Ever since I heard about Jonathan Edwards’ blank Bible he used for taking notes, I have been fascinated with interleaved Bibles. In my experience, there have been very few of them. When I found out that Crossway was releasing one for the ESV, I was very excited! As always, Crossway has gone above and beyond in delivering a great Bible.
For the basics, the ESV Journaling Bible Interleaved Edition comes in several editions. I received the tan cloth over board edition, and it arrived in a sturdy slipcase.
The layout on them all is a double-column text in a smyth-sewn binding. The type size is smaller than most at 7.5 font, but it has to be for the size of the Bible. In terms of thickness, it is about as thick as the ESV Study Bible. This is due to a couple of factors. One is that there is a blank page inserted between every page of text (more on this later). The other is that the paper itself is thicker than traditional Bible paper, which is great for taking notes without bleed through or ghosting. For most people, this will be a Bible that stays at home instead of being carried around to church and Bible studies. The paper is cream colored, which I am appreciating more and more in Bibles. It does come with one brown ribbon bookmark.
One of the first things I noticed when checking this Bible is the text edition change. I expected to see that it was the 2011 text edition. Instead, I saw that it is the “ESV Permanent Text Edition (2016).”
A few weeks later a Web page was created on the Crossway site that explains the edition. You can read the page here. There were changes to 29 verses (52 words total). This will be the definitive edition of the ESV, with no more forthcoming changes from Crossway. As someone who tries to commit large passages to memory, I am actually pleased with this decision, although I can understand the need for further revisions with new manuscript discoveries and/or insights into Greek and Hebrew.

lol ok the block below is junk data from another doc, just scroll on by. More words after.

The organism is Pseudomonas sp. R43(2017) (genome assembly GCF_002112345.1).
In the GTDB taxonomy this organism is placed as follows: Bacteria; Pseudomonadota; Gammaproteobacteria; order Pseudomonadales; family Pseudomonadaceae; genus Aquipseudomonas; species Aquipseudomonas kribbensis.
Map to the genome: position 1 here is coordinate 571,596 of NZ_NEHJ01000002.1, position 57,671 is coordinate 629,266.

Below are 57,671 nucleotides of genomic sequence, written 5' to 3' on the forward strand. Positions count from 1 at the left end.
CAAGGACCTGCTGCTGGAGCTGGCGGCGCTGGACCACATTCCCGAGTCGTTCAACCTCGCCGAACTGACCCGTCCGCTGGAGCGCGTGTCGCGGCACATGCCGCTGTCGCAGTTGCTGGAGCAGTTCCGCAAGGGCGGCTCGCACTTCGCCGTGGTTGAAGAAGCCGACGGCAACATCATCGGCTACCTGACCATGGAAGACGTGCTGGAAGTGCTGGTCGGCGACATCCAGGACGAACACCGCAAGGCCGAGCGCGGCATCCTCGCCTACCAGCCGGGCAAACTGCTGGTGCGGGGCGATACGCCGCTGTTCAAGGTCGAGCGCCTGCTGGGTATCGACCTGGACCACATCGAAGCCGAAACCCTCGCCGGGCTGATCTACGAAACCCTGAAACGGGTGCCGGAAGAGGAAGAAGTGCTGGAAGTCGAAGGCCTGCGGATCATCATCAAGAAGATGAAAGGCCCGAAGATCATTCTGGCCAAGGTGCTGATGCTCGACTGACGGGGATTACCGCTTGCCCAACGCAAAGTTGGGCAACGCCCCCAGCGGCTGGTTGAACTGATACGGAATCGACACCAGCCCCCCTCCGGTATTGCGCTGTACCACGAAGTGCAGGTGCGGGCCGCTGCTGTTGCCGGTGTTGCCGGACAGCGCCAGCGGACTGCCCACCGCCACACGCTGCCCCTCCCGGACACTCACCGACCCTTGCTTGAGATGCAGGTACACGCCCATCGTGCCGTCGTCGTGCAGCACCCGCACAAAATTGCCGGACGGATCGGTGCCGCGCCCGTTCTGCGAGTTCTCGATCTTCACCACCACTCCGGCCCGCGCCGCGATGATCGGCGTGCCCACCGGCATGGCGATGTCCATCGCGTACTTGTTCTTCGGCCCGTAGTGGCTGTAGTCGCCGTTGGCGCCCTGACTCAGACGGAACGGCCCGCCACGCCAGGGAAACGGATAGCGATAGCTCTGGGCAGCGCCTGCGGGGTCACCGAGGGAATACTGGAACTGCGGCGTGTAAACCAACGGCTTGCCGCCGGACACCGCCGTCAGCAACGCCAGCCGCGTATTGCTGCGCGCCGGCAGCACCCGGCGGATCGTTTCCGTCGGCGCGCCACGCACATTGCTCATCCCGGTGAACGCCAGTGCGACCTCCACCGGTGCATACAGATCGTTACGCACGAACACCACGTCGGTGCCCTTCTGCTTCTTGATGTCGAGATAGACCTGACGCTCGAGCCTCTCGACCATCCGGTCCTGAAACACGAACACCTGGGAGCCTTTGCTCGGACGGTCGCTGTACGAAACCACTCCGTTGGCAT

The selling point of this Bible is that it includes one blank page for every page of Scripture. For those who like to take notes, make cross references, or draw in the Bible, this space should be more than enough for a lifetime of note taking.
At this point, it has not been decided whether this Bible will be mine or my wife’s. She tends to write in her Bibles more than I do, so it will probably become hers. In order to keep from writing notes she may not want later, I tested the writing on the Introduction page of the Bible and the reverse of that page.
What I really like about the format of this note-taking Bible is that it is not text on one side and blank on the other, but each page either has text on both sides or is blank on both sides. I think this was a great decision on Crossway’s part. When you write over the text (underlining, circling, etc.), the text on the other side helps hide it from show through or ghosting. The writing in the blank parts show through more, but it will only occur in the margins and on the blank pages of notes, so it won’t distract from reading the text of Scripture itself. I tested three different pens and a highlighter, which you can see below. There is some ghosting, but I noticed no bleed through. (At least with the pens that I tested. Other pens may have different results.) The pictures below are how the two sides of one page looked for me. The circle on the blank page was drawn so I could see if I could spot it on the text side on the reverse; I really couldn’t.
If you love writing in your Bible, but don’t like the bleeding and ghosting that appears with most of them, or if you feel like there isn’t enough space in traditional Bibles for the notes you want to make, the ESV Journaling Bible Interleaved Edition would be perfect for you!
*I received a complimentary copy of this Bible from the publisher in exchange for my honest review.